Voorhees Public Schools hosts first Meet the Candidate event

Candidates share their top three objectives

For the first time, on Tuesday, Oct. 12, the Voorhees Public Schools (VPS) district held a ‘Meet the Candidates’ event where community members had the opportunity to meet and ask questions to the board of education candidates.

The hour-long event was split into two parts. For the first half hour, each candidate was introduced by a VPS staff member before introducing themselves. Each candidate was given the same amount of time to speak before the next candidate. Following the introductions, the panel broke off into a meet and greet setting.

Moderator, teacher and President of the Voorhees Education Association Anthony Klock had asked the candidates prior to starting whether they would like to take questions from the audience or stick to the original plan and do a meet-and-greet session instead. While Monica Watson (current president), Rachel Van Aken (current vice president) and Randi Stoopler were in favor of doing a panel, candidates Deborah Wellings and Tara Edel were against it, so the original plan continued as scheduled. Julie Ketover, a write-in candidate, was not on the panel to introduce herself, but was in the room to answer questions following introductions.

While some residents were disappointed by the format, they were still provided the time and opportunity to ask the candidates questions one on one.

The Sun asked each candidate the following question: “What are your top three objectives for running for the board of education?” and gave the candidates the opportunity to elaborate on their answers. Themes from across the board included transparency and openness, academic excellence, creating equity throughout the district, parental involvement (with the curriculum and in the search for a new superintendent) and recovering from the pandemic.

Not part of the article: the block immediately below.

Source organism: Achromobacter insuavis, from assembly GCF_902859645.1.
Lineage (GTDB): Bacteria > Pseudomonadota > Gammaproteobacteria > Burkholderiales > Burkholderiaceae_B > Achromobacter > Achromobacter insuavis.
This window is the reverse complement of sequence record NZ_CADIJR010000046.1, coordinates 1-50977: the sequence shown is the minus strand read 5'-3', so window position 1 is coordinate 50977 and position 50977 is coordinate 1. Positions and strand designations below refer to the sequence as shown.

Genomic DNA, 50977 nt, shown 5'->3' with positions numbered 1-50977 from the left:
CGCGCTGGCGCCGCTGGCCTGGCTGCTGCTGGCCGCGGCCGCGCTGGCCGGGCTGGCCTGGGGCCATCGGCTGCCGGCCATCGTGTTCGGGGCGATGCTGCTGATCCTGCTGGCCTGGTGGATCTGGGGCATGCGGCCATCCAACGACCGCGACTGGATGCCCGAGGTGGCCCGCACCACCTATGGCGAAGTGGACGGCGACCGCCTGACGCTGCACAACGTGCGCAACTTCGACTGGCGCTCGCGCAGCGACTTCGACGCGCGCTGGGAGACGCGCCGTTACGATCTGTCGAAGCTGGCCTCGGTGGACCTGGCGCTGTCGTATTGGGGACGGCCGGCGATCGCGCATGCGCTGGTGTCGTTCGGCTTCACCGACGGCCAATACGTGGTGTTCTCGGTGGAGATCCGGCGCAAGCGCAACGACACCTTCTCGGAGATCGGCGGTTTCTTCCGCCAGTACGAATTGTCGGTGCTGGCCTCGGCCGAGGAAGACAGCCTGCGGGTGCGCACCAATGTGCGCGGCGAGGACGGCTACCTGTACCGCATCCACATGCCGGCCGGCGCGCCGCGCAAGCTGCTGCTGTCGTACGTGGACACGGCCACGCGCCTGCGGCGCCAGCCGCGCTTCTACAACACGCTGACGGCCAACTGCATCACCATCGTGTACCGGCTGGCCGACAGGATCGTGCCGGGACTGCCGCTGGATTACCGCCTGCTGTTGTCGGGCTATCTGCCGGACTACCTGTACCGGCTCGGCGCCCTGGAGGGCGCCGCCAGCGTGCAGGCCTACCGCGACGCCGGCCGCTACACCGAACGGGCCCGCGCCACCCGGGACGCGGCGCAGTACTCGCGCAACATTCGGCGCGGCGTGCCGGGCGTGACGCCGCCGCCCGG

For running mates Wellings and Edel, their priorities revolved around parental choice, academic excellence as well as transparency and accountability. During their introduction, both noted that the board can reject guidance from the state if they choose to and agreed that it was important for parents to have a say in what goes into the curriculum.

Wellings emphasized the importance of returning back to normalcy and making masks optional during her introduction, and elaborated on the curriculum changes later.

“We think that [curriculum changes like social and emotional learning] is going to take away from the academics and kids need to be caught up from the learning loss from last year,” Wellings said. “We think more focus on that should be the plan.”

Edel expressed concern over kids who don’t have access to broadband internet as well as Gov. Phil Murphy’s Act 4454, that would include education in gender and sexual orientation and identity for grades kindergarten through twelfth in addition to the wanted expansion of diversity and inclusion.

“There’s going to be a lot of focus on, what I feel, are inappropriate discussions for young children, so that’s my concern–to make sure that that’s going to be taking parents rights into consideration,” Edel said. She added that it was important that teachers are careful in the way they implement the curriculum, especially for kids with a history of trauma.